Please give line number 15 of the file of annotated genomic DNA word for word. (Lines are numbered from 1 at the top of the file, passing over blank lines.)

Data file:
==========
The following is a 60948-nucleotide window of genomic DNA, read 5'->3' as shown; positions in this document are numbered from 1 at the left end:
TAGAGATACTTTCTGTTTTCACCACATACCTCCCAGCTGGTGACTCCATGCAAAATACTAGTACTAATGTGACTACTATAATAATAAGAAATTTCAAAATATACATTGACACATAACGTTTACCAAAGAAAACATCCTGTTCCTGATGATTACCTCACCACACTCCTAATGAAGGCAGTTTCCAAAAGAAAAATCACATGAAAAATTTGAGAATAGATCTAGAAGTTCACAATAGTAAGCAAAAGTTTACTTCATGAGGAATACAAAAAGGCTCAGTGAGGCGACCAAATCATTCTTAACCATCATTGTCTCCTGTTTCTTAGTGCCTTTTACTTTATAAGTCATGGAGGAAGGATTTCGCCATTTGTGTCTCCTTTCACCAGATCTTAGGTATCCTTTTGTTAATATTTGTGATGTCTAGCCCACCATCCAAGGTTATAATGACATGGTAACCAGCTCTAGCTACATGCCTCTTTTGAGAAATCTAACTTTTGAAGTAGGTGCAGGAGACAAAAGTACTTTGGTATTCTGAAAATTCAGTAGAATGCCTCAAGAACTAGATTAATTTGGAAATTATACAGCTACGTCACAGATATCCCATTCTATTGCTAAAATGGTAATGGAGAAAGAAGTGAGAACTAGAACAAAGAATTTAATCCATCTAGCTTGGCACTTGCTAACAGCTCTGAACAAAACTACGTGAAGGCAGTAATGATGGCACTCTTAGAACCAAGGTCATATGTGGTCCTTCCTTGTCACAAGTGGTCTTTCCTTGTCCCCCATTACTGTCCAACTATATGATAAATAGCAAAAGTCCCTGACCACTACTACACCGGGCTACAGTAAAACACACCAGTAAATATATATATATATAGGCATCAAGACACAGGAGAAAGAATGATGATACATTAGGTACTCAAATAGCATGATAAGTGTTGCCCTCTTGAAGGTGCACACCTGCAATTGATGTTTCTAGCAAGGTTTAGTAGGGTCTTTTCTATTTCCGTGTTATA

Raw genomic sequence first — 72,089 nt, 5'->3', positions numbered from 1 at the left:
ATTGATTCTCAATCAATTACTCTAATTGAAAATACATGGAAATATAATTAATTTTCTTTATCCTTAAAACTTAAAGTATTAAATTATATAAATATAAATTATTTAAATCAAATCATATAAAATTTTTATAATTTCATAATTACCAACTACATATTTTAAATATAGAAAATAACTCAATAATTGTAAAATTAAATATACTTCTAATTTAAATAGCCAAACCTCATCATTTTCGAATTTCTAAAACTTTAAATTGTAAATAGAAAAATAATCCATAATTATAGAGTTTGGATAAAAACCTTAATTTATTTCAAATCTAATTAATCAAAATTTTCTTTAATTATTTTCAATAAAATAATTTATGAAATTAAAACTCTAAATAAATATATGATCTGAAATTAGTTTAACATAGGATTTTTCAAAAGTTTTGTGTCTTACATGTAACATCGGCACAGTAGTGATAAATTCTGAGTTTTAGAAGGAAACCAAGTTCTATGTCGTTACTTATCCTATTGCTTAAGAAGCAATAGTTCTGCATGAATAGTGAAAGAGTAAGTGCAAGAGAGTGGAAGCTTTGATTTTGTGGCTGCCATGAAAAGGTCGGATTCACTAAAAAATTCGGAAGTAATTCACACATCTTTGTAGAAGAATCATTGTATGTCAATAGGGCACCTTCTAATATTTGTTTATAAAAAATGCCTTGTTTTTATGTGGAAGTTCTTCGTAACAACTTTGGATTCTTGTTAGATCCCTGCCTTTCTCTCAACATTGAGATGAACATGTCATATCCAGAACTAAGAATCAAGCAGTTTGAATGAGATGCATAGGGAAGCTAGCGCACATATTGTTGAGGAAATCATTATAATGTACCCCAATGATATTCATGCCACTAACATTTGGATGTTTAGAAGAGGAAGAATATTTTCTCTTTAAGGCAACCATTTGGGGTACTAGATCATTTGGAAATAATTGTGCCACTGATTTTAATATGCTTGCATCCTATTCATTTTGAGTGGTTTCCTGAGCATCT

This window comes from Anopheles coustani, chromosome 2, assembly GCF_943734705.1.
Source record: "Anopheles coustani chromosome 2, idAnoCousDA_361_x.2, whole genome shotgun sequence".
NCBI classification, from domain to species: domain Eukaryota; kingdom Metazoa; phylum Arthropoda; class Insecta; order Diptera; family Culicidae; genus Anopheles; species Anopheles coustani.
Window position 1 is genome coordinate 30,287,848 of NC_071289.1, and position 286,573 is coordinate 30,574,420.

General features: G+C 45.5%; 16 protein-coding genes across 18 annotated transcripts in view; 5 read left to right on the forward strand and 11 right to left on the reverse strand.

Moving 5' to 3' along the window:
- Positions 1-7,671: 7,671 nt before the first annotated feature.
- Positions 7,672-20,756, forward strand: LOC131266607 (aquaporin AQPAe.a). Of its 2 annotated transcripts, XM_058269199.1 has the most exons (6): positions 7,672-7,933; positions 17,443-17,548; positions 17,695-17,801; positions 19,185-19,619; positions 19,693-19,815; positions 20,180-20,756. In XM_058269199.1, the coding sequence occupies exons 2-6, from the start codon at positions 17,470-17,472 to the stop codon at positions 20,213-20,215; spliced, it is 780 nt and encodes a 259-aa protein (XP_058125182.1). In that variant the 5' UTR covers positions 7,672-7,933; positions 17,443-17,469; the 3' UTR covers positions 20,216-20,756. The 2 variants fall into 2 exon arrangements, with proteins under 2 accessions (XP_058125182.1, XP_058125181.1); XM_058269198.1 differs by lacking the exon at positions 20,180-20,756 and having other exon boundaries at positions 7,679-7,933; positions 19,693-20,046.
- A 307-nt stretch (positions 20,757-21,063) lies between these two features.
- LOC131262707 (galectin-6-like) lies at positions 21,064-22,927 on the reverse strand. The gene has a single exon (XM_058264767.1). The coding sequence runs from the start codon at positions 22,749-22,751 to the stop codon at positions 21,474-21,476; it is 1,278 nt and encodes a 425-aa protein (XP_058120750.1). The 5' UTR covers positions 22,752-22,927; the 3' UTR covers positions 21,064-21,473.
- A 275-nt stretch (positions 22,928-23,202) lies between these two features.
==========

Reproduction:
- A 275-nt stretch (positions 22,928-23,202) lies between these two features.